Cempaka Baru didn’t pull at the tubing or IV line. All the effort began to pay off. Her hemoglobin levels rose to a point where surgery could be performed. The prospect of this surgery was exciting for the medical team as they knew that it would finally allow them to pinpoint Cempaka Baru’s exact injuries and repair what damage had been done.

It was just one day too late. She passed only a few minutes before the medical team planned to perform the surgery. That afternoon, the wild spark in Cempaka Baru’s eyes had begun to fade and her breathing was becoming laborious. It was clear that, despite her small improvements, the extent of her injuries had become too much for her body to bear. Later that evening, as the entire medical team was hurrying to make the final preparations for the surgery, she sadly gave up her last breath.

With heavy hearts, the OFI medical team performed surgery. It was not the life-saving operation that had been planned, but was instead a post-mortem. From the moment the team began the autopsy it was obvious that she had massive internal organ damage, much worse than had been suspected. The most compelling evidence was a twist in her lower intestines that could only have occurred if she was rolling and twisting to get away from being held or hit. Bruising on her organs and the internal walls of her stomach indicated trauma from being beaten. Cempaka Baru had fluid in her lungs as a result of blunt force trauma. It was not only clear that she been handled in a brutal way, but she had put up a fight. Cempaka Baru was captured only after she was beaten into submission.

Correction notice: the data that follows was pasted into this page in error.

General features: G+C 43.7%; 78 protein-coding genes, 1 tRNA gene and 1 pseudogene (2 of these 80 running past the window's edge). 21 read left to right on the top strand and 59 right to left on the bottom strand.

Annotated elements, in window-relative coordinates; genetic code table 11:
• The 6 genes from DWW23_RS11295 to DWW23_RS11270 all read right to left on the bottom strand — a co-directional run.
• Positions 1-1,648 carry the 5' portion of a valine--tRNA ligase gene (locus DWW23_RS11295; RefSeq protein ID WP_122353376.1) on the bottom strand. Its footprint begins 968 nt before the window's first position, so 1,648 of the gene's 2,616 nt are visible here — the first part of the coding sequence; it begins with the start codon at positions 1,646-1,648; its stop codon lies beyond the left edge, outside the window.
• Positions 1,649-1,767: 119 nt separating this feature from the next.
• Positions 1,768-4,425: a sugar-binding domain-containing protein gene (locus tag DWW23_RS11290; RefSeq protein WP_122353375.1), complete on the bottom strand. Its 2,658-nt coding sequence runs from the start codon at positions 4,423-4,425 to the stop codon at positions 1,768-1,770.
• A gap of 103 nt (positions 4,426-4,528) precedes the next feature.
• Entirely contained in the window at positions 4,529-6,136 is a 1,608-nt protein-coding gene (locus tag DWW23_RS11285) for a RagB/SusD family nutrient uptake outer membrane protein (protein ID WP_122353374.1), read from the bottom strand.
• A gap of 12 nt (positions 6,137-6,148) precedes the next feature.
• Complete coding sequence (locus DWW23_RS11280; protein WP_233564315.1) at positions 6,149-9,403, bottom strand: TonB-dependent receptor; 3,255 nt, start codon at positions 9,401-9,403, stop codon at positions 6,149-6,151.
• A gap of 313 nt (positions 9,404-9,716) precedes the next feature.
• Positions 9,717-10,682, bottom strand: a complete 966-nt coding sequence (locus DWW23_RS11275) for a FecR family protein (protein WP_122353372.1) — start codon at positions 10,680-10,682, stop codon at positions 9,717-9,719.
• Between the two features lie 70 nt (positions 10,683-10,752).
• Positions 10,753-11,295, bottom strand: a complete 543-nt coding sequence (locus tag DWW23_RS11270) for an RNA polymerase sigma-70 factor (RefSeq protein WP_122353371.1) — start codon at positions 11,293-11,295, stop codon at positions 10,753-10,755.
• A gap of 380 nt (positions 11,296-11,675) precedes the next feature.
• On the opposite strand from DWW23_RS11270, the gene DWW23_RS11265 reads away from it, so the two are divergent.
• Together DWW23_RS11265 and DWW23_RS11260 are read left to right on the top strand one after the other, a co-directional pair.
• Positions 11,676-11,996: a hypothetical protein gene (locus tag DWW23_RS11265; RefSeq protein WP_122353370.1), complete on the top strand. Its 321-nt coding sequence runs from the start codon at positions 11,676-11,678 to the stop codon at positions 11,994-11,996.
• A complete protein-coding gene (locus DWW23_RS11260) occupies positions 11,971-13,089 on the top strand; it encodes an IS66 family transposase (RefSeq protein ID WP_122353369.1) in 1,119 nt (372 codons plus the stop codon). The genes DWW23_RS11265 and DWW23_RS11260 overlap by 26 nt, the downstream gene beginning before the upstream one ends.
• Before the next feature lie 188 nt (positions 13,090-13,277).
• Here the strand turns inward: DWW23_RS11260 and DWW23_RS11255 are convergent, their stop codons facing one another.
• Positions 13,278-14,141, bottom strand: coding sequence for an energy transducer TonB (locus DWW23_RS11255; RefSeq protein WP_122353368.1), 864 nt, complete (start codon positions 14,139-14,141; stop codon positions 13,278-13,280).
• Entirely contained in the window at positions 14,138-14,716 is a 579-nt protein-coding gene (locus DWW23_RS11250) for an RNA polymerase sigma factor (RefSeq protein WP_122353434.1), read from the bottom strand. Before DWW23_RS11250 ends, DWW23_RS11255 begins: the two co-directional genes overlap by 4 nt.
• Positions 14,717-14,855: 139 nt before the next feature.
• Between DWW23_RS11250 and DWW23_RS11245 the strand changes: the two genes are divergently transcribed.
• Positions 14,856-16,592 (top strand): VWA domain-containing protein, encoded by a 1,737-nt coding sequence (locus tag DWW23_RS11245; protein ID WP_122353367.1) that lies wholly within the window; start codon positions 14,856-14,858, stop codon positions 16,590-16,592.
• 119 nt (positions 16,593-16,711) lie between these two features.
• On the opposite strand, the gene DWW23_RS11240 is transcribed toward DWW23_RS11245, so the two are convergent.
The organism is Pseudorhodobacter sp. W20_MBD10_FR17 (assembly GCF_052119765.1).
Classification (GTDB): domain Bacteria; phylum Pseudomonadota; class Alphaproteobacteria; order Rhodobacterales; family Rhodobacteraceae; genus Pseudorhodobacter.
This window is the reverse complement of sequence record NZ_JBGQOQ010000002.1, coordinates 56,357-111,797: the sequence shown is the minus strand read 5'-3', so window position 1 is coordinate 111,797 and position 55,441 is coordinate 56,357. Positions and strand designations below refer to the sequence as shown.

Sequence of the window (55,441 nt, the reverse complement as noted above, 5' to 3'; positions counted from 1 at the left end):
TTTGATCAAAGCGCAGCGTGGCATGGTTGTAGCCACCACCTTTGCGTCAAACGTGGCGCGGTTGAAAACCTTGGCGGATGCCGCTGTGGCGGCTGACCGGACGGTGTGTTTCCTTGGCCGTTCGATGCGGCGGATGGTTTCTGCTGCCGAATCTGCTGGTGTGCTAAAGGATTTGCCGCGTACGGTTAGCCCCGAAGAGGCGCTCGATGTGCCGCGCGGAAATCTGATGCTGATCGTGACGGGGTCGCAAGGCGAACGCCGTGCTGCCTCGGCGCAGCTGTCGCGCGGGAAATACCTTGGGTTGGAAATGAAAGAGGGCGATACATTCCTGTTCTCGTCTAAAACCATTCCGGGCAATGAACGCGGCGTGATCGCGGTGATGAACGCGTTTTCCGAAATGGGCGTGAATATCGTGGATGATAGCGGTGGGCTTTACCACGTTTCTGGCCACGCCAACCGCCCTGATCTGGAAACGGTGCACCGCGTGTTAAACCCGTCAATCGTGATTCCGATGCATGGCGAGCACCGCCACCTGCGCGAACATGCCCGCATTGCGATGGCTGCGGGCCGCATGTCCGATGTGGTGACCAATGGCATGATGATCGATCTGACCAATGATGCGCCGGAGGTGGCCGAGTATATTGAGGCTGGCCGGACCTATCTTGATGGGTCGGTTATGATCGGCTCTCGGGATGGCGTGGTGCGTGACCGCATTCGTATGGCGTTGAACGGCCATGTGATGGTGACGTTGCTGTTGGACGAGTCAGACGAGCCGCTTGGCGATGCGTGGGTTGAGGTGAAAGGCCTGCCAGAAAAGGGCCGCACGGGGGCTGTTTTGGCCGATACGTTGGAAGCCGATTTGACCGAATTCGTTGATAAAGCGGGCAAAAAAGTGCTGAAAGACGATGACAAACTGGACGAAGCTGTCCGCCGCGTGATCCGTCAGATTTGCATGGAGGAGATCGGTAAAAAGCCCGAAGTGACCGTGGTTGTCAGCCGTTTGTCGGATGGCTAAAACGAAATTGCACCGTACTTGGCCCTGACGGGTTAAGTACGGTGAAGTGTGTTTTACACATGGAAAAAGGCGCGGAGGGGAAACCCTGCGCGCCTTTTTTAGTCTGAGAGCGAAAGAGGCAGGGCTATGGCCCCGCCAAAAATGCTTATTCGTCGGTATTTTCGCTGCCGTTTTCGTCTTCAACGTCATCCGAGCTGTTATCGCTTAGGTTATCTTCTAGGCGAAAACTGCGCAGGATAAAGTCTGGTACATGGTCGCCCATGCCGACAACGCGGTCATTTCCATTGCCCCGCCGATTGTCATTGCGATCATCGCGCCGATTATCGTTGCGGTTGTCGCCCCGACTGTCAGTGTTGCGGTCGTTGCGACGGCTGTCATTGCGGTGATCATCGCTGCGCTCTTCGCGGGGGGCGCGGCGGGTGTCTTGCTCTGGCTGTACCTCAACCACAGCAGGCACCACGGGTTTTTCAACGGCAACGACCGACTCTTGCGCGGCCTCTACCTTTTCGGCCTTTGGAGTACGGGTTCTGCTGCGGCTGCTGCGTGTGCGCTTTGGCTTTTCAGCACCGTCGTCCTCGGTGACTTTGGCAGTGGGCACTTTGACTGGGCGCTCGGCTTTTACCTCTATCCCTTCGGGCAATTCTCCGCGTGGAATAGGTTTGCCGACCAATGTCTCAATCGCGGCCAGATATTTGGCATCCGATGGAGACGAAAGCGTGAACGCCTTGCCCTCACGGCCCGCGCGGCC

Cempaka Baru being examined by doctor
Cempaka Baru being examined by doctor